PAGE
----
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Bhopal Gas tragedy: Probe against BMHRC
Published on 14 Jun. 2010 12:26 AM IST
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The government on Sunday ordered a probe into the death of a Bhopal gas tragedy victim after CNN-IBN exposed how the Bhopal Memorial Hospital and Research Centre (BMHRC) turned away the victim without any treatment two months ago.
Reacting to the TV report, Dinesh Trivedi, Minister of State for Health said, “We want to find out what was the objective of the hospital, if it is meant primarily for the unfortunate, Bhopal victims. I saw CNN-IBN program about the young lady who died due to this. I am outraged, it is atrocious, it cannot be allowed to go on like this. I have asked my department to give a report within a day. As far as the punishment is concerned, we have to go as per the law of the land.”
The Bhopal Memorial Hospital and Research Centre (BMHRC), a trust headed by former Supreme Court Justice A H Ahmadi is today catering to the rich instead of taking care of the victims of the gas tragedy. The hospital has now been served a notice by Bhopal’s chief medical officer for refusing admission to a gas victim, who later died.
Indu Sharma was six years old when the deadly MIC leaked from the infamous Union Carbide factory. Since 1984, she had a chronic lung infection. What her family still carries with them is a card that was given to every gas victim in Bhopal then – a card that promised them free treatment. But it was a promise that was not honoured. On the April 20, 2010, when Indu was referred to the Bhopal Memorial Hospital and Research Centre, a hospital supposed to provide medication to gas victims, what the duty doctor at BMHRC wrote on her reference slip was this: “We can’t admit the patient right now. Come tomorrow with all the investigations.” Two days later, 32-year-old Indu Sharma was dead.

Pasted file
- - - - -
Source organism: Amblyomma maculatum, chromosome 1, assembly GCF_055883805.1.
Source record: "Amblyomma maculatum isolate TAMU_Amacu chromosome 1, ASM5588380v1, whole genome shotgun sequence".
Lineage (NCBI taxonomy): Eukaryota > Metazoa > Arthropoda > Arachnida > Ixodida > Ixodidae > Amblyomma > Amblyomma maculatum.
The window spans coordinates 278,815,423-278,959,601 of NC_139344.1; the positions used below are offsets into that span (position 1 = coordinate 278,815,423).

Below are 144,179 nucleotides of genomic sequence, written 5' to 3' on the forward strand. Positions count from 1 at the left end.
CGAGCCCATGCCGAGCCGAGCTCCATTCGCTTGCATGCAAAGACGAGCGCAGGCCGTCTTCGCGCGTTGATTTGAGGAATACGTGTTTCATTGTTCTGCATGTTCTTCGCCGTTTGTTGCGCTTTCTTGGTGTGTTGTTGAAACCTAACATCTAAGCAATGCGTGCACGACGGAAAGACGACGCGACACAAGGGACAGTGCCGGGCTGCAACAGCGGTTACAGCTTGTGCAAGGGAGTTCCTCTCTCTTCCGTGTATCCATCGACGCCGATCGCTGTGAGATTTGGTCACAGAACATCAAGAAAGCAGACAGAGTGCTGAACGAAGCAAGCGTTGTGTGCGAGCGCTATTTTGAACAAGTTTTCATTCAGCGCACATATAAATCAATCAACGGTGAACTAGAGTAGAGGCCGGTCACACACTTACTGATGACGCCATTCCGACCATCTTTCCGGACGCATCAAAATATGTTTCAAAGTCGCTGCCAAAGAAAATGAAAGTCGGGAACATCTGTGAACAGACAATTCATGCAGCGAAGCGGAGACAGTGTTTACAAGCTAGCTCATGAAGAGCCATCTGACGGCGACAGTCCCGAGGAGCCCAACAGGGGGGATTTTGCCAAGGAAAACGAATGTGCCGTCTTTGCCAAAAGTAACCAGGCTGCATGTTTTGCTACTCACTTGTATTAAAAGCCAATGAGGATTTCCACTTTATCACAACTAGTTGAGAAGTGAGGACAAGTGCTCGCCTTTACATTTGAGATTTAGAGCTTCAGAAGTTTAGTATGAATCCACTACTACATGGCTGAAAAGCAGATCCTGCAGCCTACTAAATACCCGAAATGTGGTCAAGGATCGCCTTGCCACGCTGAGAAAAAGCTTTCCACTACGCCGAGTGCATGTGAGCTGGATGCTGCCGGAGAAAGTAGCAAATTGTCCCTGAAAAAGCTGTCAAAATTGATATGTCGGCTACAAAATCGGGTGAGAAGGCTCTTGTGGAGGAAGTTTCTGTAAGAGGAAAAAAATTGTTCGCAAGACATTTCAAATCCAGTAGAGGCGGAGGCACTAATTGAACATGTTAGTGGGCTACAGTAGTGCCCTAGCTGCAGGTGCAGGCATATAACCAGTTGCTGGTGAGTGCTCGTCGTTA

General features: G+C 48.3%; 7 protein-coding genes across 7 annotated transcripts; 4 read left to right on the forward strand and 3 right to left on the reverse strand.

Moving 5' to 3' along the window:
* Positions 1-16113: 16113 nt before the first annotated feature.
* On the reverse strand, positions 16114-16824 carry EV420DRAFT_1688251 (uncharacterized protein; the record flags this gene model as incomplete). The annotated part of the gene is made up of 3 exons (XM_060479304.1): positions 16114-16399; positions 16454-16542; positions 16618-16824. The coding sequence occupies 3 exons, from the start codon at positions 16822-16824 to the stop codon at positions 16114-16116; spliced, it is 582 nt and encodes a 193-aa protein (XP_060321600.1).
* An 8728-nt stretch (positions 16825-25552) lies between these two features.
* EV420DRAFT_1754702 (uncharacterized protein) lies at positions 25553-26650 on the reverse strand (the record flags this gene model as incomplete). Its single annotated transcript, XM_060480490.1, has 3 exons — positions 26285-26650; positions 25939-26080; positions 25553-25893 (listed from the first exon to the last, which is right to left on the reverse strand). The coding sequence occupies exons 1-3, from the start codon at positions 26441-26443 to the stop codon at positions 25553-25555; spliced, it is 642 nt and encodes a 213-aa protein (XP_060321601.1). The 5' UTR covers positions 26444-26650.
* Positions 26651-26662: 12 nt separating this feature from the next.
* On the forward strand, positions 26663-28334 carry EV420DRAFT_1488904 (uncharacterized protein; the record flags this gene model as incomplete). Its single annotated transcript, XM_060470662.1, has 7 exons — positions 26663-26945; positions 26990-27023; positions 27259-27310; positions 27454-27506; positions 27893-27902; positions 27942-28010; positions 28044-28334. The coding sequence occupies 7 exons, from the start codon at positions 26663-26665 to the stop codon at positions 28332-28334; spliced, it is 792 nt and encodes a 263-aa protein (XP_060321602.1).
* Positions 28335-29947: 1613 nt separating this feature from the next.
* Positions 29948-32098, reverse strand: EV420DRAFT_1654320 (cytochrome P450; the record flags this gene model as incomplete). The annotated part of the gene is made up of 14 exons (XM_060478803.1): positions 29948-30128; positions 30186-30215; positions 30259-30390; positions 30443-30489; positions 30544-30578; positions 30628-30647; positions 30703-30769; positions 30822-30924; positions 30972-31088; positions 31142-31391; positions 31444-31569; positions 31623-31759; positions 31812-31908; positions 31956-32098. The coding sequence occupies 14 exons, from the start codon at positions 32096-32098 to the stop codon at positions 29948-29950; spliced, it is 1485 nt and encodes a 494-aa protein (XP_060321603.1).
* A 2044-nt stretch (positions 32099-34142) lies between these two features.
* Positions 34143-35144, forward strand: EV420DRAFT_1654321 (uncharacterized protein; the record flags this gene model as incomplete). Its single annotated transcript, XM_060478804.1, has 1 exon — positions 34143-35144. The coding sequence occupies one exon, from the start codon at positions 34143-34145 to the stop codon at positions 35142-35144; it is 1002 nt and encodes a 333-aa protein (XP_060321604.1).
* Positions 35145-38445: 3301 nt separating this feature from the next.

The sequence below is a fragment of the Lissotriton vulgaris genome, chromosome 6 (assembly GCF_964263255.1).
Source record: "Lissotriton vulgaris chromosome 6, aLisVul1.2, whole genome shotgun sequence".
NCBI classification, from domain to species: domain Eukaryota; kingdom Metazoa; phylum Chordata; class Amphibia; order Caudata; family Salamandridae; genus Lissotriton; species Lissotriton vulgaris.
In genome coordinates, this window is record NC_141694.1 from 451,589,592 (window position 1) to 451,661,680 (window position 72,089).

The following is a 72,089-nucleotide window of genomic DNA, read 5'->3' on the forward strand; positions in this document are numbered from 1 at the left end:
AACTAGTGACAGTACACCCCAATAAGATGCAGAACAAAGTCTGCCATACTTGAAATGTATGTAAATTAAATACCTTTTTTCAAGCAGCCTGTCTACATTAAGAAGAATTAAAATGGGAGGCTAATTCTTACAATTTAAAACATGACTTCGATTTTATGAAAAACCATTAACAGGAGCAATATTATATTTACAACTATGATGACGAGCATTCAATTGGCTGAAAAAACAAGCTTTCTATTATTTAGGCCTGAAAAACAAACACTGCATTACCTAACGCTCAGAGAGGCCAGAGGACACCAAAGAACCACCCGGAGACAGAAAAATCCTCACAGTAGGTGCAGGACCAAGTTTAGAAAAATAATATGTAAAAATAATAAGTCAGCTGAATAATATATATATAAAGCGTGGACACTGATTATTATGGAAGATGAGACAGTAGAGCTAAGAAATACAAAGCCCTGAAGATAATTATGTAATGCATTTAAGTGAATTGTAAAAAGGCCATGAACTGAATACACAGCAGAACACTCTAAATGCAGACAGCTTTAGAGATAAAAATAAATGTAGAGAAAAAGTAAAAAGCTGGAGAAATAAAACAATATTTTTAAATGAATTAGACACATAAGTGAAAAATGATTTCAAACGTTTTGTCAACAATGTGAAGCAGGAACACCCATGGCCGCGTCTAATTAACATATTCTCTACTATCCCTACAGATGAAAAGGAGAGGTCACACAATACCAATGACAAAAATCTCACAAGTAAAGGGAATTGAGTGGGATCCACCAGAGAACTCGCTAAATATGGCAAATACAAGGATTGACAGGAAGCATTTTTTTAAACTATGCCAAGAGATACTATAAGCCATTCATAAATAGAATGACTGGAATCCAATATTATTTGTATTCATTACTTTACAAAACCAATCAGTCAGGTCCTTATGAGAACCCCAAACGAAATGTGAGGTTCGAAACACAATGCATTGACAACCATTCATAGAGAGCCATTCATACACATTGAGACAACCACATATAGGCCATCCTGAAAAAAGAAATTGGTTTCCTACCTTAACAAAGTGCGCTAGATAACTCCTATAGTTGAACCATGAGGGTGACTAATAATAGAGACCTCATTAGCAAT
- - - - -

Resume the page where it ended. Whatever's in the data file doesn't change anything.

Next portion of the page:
Indu’s husband Mukesh said, “I went to the hospital with my wife after she was referred to BMHRC from People’s Hospital. They had said that since she was gas victim she would get treatment at BMHRC but when I reached there the doctors, after wasting a lot of time, said they did not have any vacancy in the hospital.”
Several such cases of gas victims needing medical attention being turned away by BMHRC have been reported in the past as well and this, ironically, when gas victims are to be provided medication free of cost.
What’s worse is that those not affected by the gas tragedy of 1984, with the right connections, often have easy access to BMHRC’s facilities. But despite several complaints, even the state health authorities have not been able to do anything about it.
The BMHRC though initially set up as a super specialty hospital to take care of the gas victims has often failed victims like Indu Sharma who have been turned away from the gates of the hospital. The rich and the powerful on the other hand have had no problems availing five star facilities at the hospital
Chief Medical Officer Bhopal, Dr Pankaj Shukla said, “They have responded to our notice after a month and their reply is not satisfactory at all. I have complained about this to my minister, Mr Anup Mishra (Madhya Pradesh health minister), who in turn has promised to take up the matter with the Union Chemical ministry that controls the BMHRC.
When the Bhopal Memorial Hospital and Research Centre was set up in the early 90s, its primary role was to study the long term impact of the deadly MIC gas on the victims. But much like the tragedy, this hospital’s role too, now lies forgotten.

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